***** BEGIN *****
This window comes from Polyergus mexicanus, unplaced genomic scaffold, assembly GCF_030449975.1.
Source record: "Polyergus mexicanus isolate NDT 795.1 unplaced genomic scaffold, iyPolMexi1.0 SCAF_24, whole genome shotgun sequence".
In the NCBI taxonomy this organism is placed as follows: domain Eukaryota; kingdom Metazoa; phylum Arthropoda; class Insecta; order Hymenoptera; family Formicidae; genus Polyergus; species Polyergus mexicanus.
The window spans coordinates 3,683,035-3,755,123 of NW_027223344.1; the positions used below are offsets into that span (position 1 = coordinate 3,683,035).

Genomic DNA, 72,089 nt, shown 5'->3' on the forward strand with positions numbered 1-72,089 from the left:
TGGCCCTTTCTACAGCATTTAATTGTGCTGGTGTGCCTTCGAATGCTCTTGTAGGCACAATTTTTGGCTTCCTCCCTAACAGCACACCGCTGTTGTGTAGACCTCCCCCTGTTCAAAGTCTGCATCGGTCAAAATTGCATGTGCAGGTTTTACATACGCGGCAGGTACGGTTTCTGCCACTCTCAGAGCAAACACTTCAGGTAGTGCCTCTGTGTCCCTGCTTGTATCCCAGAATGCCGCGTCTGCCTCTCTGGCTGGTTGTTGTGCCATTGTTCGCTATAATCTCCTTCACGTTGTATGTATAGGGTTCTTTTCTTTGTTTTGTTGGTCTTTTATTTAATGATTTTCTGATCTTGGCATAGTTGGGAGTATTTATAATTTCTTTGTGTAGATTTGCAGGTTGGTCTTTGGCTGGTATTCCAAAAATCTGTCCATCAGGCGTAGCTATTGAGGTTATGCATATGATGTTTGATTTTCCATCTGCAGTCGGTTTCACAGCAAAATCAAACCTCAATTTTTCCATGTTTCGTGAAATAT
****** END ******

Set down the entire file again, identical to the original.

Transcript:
This window comes from Polyergus mexicanus, unplaced genomic scaffold, assembly GCF_030449975.1.
Source record: "Polyergus mexicanus isolate NDT 795.1 unplaced genomic scaffold, iyPolMexi1.0 SCAF_24, whole genome shotgun sequence".
In the NCBI taxonomy this organism is placed as follows: domain Eukaryota; kingdom Metazoa; phylum Arthropoda; class Insecta; order Hymenoptera; family Formicidae; genus Polyergus; species Polyergus mexicanus.
The window spans coordinates 3,683,035-3,755,123 of NW_027223344.1; the positions used below are offsets into that span (position 1 = coordinate 3,683,035).

Genomic DNA, 72,089 nt, shown 5'->3' on the forward strand with positions numbered 1-72,089 from the left:
TGGCCCTTTCTACAGCATTTAATTGTGCTGGTGTGCCTTCGAATGCTCTTGTAGGCACAATTTTTGGCTTCCTCCCTAACAGCACACCGCTGTTGTGTAGACCTCCCCCTGTTCAAAGTCTGCATCGGTCAAAATTGCATGTGCAGGTTTTACATACGCGGCAGGTACGGTTTCTGCCACTCTCAGAGCAAACACTTCAGGTAGTGCCTCTGTGTCCCTGCTTGTATCCCAGAATGCCGCGTCTGCCTCTCTGGCTGGTTGTTGTGCCATTGTTCGCTATAATCTCCTTCACGTTGTATGTATAGGGTTCTTTTCTTTGTTTTGTTGGTCTTTTATTTAATGATTTTCTGATCTTGGCATAGTTGGGAGTATTTATAATTTCTTTGTGTAGATTTGCAGGTTGGTCTTTGGCTGGTATTCCAAAAATCTGTCCATCAGGCGTAGCTATTGAGGTTATGCATATGATGTTTGATTTTCCATCTGCAGTCGGTTTCACAGCAAAATCAAACCTCAATTTTTCCATGTTTCGTGAAATAT